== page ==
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Rembrandt, famous Rembrandt paintings and biography

Rembrandt (1606-1669) was one of the most famous artists who ever lived, and also one of the most hard-working. He painted at least 600 paintings, made several thousand drawings, and many etchings. His full name was Rembrandt Hermenszoon van Rijn, and he was born at Leyden, in the Netherlands. His father wanted him to enter some learned profession, but he was determined to become a painter, and by the time he was 20, was already making a name for himself. He was particularly fascinated by effects of light and shade, and liked to paint naturalistic scenes of ordinary life. In his sketchbook were drawings ranging from a grandfather teaching his grandson to walk, to those of some old tramp sunning himself. However, he also did religious paintings, landscapes, and many portraits of himself and his family. In 1632 Rembrandt's fame was growing. He moved to Amsterdam, and became a favorite portrait painter there. His first great picture, The Anatomy Lesson, was painted at this time. It portrays his friend, Dr Tulp, lecturing to other doctors.

The Painter in Later Age - Famous Rembrandt paintings

Jewish Merchant - Famous Rembrandt paintings

Famous Rembrandt paintings

Self portrait, "The Painter in Later Age". Rembrandt exhibits in his portraits a deep knowledge of human nature. The thoughts and feelings behind each face, whether his own or someone else's, are clearly revealed.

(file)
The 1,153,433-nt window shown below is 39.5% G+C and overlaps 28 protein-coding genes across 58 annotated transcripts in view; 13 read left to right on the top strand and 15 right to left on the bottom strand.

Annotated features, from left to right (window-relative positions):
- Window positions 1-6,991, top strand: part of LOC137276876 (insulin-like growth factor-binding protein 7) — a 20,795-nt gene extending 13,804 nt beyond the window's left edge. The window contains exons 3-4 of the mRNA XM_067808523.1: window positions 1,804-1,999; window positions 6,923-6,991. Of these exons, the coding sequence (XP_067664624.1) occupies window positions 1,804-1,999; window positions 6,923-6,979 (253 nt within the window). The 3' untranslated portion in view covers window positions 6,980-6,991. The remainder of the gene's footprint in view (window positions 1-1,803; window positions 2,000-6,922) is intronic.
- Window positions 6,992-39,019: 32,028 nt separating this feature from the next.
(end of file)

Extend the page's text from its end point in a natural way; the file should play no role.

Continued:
Famous Rembrandt paintings

Jewish Merchant

In 1634 he married Saskia van Uylen-borch, and they had one son, Titus. Rembrandt painted several beautiful portraits of his wife and son. From the time of his marriage until 1641, he was prosperous and popular. He bought a large house which he filled with works of art.

In 1641 the Civic Guards of Amsterdam asked him to paint a portrait of their company on parade. They expected a straight-forward group, but Rembrandt produced a wonderfully natural and lively painting, full of light and shade, showing up their richly colored uniforms. The Civic Guards were very annoyed because their faces were half-hidden and indistinct. Rembrandt refused to alter the painting into a conventional group, and he became less popular, and began to lose money. To add to his troubles, his wife died in 1642, and he was forced to sell his house and treasures. His servant, Hendrickje Stoffels, who had looked after him since his wife died, set up an art dealer's business with Rembrandt's son. With their help he was able to continue painting until the early 1660s, when his sight began to fail. More facts about famous Rembrandt paintings and his biography you can find at this page, for example 

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